Wednesday, December 19, 2007
A sixteenth century engraving featuring Time, who "revealeth all thynges." He's the winged bearded dude guiding the naked woman (Truth, the daughter of Time) out from the darkness and away from the fat, vomiting demon guy with the tail (Hypocrisy) who's trying to puke on her.
Still life of an empty paper bag in shadow. This is the bag that my toasted poppy bagel with lowfat cream cheese, tomatoes, and onions from Java City came in. I usually read political news on MSNBC's First Read, ABC News's The Note (which is incredibly annoying), or Wonkette as I eat my bagel in the morning. I was struggling again with some thoughts of whether Edwards might be the best candidate before I settled my mind by recalling that he, like Hillary, had voted for the war, and had tried to convince Kerry during the 2004 campaign not to apologize or retract his support for the war. The issue on the Iraq invasion -- to me and to many, many, many other people -- was a very clear and simple one: we were absolutely wrong to invade and had no justification for it. It was clear-cut to anyone who listened, paid any attention, knew about the Office of Special Plans, Wolfowitz's, Perle's, Feith's, and Cheney's and Co.'s long-standing ambitions to invade Iraq that we were being sold a bill of goods. Obama saw this. Edwards did not. And then he tried to convince Kerry not to retract his support and vote for the war -- when that was obviously the best thing he could have done in 2004 to make clear the choice that the voters had. Now that the war is unpopular, Edwards has stuck his finger in the wind and has determined that his best chance is to recalibrate his position and move to the left of Hillary on Iraq, and to loudly disown his vote for the war. I applaud him for this, and his rhetoric on the war, on the neocon's attempts to push us into an attack on Iran, Hillary's shameless vote on the Kyl-Lieberman amendment, etc.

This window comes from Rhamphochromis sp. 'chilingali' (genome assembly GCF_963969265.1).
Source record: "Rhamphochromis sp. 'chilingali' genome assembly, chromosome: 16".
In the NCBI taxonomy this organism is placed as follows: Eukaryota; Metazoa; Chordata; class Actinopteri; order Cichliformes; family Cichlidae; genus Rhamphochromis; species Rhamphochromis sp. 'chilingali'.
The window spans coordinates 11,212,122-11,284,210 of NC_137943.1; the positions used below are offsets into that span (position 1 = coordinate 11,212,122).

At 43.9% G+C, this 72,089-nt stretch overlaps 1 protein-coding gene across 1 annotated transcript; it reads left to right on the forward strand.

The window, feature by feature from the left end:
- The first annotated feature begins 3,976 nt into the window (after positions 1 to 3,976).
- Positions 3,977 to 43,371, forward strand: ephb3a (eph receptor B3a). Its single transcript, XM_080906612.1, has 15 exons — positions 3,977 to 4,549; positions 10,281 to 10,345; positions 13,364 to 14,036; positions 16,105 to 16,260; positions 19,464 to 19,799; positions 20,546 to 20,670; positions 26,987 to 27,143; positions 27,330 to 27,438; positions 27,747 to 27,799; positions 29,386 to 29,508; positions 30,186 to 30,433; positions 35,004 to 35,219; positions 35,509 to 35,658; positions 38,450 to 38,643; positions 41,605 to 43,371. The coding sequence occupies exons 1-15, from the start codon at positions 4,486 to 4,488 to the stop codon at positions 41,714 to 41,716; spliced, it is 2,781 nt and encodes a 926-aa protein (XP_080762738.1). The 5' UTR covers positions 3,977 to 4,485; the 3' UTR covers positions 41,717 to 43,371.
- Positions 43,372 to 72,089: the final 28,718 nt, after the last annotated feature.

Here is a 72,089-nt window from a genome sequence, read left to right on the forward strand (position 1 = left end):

But in picking between Obama and Edwards, it just sticks in my craw that Edwards was so wrong on Iraq. It highlights the things I fear about him: that he's a lightweight, especially on foreign policy, and that his judgment can't be trusted. Obama was dead right about Iraq: it was an unmitigated disaster, and we were wrong from the very beginning to go in there with no cause whatsoever. I trust the judgment of someone like Obama, over the judgment of Edwards, who voted expediently in 2002, and who appears to be positioning himself expediently in 2007.
A green space on the Angels Flight hill. It is a nice little park, looking out over Hill Street and Broadway to the southeast. Lots of homeless people hang out there during the day, lying around on the grass, napping, sitting on benches reading free copies of LA Weekly. It's pretty peaceful. It's only a matter of time before the corporate people from the corporate plaza just above this park make their way down, to sip their frappuccinos, check their Blackberries, and read Anthony Lane's film reviews in the New Yorker magazines they have delivered to their houses in South Pasadena or their apartments in Santa Monica.
A standpipe in front of a building on Broadway. It looks like if you could blow through it hard enough, you could get some fine music.
Another picture of the parking garage on 4th and Hill. I think I like the way the garage is built into the hill, the vegetation climbing the featureless exterior, and the obstinate solidity of the thing.